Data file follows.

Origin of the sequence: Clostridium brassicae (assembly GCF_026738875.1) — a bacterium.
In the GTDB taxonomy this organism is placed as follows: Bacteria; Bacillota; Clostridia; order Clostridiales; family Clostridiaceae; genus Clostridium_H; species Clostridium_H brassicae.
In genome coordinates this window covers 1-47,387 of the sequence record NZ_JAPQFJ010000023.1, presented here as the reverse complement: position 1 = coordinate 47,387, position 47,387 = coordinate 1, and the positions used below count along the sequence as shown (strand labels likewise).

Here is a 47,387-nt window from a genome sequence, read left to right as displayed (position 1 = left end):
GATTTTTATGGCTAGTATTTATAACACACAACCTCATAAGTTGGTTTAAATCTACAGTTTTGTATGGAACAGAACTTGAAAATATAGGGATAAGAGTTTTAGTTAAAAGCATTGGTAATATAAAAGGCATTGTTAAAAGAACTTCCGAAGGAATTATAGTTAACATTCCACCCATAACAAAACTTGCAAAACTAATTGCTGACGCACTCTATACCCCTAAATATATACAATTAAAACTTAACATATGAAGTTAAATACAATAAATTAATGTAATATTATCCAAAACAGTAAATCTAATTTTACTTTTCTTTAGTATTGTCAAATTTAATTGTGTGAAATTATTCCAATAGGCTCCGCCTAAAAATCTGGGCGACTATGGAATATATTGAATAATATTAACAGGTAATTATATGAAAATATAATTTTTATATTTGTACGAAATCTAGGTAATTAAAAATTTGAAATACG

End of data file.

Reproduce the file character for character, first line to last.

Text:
Origin of the sequence: Clostridium brassicae (assembly GCF_026738875.1) — a bacterium.
In the GTDB taxonomy this organism is placed as follows: Bacteria; Bacillota; Clostridia; order Clostridiales; family Clostridiaceae; genus Clostridium_H; species Clostridium_H brassicae.
In genome coordinates this window covers 1-47,387 of the sequence record NZ_JAPQFJ010000023.1, presented here as the reverse complement: position 1 = coordinate 47,387, position 47,387 = coordinate 1, and the positions used below count along the sequence as shown (strand labels likewise).

Here is a 47,387-nt window from a genome sequence, read left to right as displayed (position 1 = left end):
GATTTTTATGGCTAGTATTTATAACACACAACCTCATAAGTTGGTTTAAATCTACAGTTTTGTATGGAACAGAACTTGAAAATATAGGGATAAGAGTTTTAGTTAAAAGCATTGGTAATATAAAAGGCATTGTTAAAAGAACTTCCGAAGGAATTATAGTTAACATTCCACCCATAACAAAACTTGCAAAACTAATTGCTGACGCACTCTATACCCCTAAATATATACAATTAAAACTTAACATATGAAGTTAAATACAATAAATTAATGTAATATTATCCAAAACAGTAAATCTAATTTTACTTTTCTTTAGTATTGTCAAATTTAATTGTGTGAAATTATTCCAATAGGCTCCGCCTAAAAATCTGGGCGACTATGGAATATATTGAATAATATTAACAGGTAATTATATGAAAATATAATTTTTATATTTGTACGAAATCTAGGTAATTAAAAATTTGAAATACG